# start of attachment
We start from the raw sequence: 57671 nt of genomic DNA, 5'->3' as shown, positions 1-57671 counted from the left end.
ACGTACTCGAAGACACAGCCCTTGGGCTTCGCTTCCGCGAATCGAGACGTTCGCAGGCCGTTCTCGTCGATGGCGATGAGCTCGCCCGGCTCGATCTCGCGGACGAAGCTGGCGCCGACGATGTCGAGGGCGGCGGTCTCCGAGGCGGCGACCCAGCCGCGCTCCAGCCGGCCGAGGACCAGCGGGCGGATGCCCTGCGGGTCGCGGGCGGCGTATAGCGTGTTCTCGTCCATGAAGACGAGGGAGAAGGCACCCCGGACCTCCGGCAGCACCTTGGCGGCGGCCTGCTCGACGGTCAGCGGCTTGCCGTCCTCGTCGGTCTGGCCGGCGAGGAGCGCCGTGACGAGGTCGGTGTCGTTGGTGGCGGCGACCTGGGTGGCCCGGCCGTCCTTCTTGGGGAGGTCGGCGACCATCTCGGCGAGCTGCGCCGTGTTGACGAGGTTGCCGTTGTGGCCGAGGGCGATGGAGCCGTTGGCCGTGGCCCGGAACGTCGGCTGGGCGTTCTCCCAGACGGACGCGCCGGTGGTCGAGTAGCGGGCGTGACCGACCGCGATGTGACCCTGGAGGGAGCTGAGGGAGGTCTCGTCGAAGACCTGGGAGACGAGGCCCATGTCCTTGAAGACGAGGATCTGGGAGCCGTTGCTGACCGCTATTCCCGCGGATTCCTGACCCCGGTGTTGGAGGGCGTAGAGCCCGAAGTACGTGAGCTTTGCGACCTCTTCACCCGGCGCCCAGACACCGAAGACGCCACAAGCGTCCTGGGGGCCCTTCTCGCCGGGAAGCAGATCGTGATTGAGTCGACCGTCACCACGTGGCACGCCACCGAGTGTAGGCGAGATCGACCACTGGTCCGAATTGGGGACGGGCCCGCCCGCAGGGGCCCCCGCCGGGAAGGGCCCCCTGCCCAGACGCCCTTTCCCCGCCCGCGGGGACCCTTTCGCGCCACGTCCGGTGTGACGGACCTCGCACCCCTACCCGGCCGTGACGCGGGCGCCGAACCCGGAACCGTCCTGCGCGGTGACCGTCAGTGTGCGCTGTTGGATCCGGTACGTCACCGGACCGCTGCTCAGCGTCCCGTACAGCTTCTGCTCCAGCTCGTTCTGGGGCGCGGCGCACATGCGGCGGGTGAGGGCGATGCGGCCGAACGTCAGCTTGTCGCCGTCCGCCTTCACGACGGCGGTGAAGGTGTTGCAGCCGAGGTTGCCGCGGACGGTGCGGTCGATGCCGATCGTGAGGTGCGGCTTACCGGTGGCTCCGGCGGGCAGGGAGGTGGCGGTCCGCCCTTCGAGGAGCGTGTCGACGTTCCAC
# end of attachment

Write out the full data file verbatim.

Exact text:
We start from the raw sequence: 57671 nt of genomic DNA, 5'->3' as shown, positions 1-57671 counted from the left end.
ACGTACTCGAAGACACAGCCCTTGGGCTTCGCTTCCGCGAATCGAGACGTTCGCAGGCCGTTCTCGTCGATGGCGATGAGCTCGCCCGGCTCGATCTCGCGGACGAAGCTGGCGCCGACGATGTCGAGGGCGGCGGTCTCCGAGGCGGCGACCCAGCCGCGCTCCAGCCGGCCGAGGACCAGCGGGCGGATGCCCTGCGGGTCGCGGGCGGCGTATAGCGTGTTCTCGTCCATGAAGACGAGGGAGAAGGCACCCCGGACCTCCGGCAGCACCTTGGCGGCGGCCTGCTCGACGGTCAGCGGCTTGCCGTCCTCGTCGGTCTGGCCGGCGAGGAGCGCCGTGACGAGGTCGGTGTCGTTGGTGGCGGCGACCTGGGTGGCCCGGCCGTCCTTCTTGGGGAGGTCGGCGACCATCTCGGCGAGCTGCGCCGTGTTGACGAGGTTGCCGTTGTGGCCGAGGGCGATGGAGCCGTTGGCCGTGGCCCGGAACGTCGGCTGGGCGTTCTCCCAGACGGACGCGCCGGTGGTCGAGTAGCGGGCGTGACCGACCGCGATGTGACCCTGGAGGGAGCTGAGGGAGGTCTCGTCGAAGACCTGGGAGACGAGGCCCATGTCCTTGAAGACGAGGATCTGGGAGCCGTTGCTGACCGCTATTCCCGCGGATTCCTGACCCCGGTGTTGGAGGGCGTAGAGCCCGAAGTACGTGAGCTTTGCGACCTCTTCACCCGGCGCCCAGACACCGAAGACGCCACAAGCGTCCTGGGGGCCCTTCTCGCCGGGAAGCAGATCGTGATTGAGTCGACCGTCACCACGTGGCACGCCACCGAGTGTAGGCGAGATCGACCACTGGTCCGAATTGGGGACGGGCCCGCCCGCAGGGGCCCCCGCCGGGAAGGGCCCCCTGCCCAGACGCCCTTTCCCCGCCCGCGGGGACCCTTTCGCGCCACGTCCGGTGTGACGGACCTCGCACCCCTACCCGGCCGTGACGCGGGCGCCGAACCCGGAACCGTCCTGCGCGGTGACCGTCAGTGTGCGCTGTTGGATCCGGTACGTCACCGGACCGCTGCTCAGCGTCCCGTACAGCTTCTGCTCCAGCTCGTTCTGGGGCGCGGCGCACATGCGGCGGGTGAGGGCGATGCGGCCGAACGTCAGCTTGTCGCCGTCCGCCTTCACGACGGCGGTGAAGGTGTTGCAGCCGAGGTTGCCGCGGACGGTGCGGTCGATGCCGATCGTGAGGTGCGGCTTACCGGTGGCTCCGGCGGGCAGGGAGGTGGCGGTCCGCCCTTCGAGGAGCGTGTCGACGTTCCAC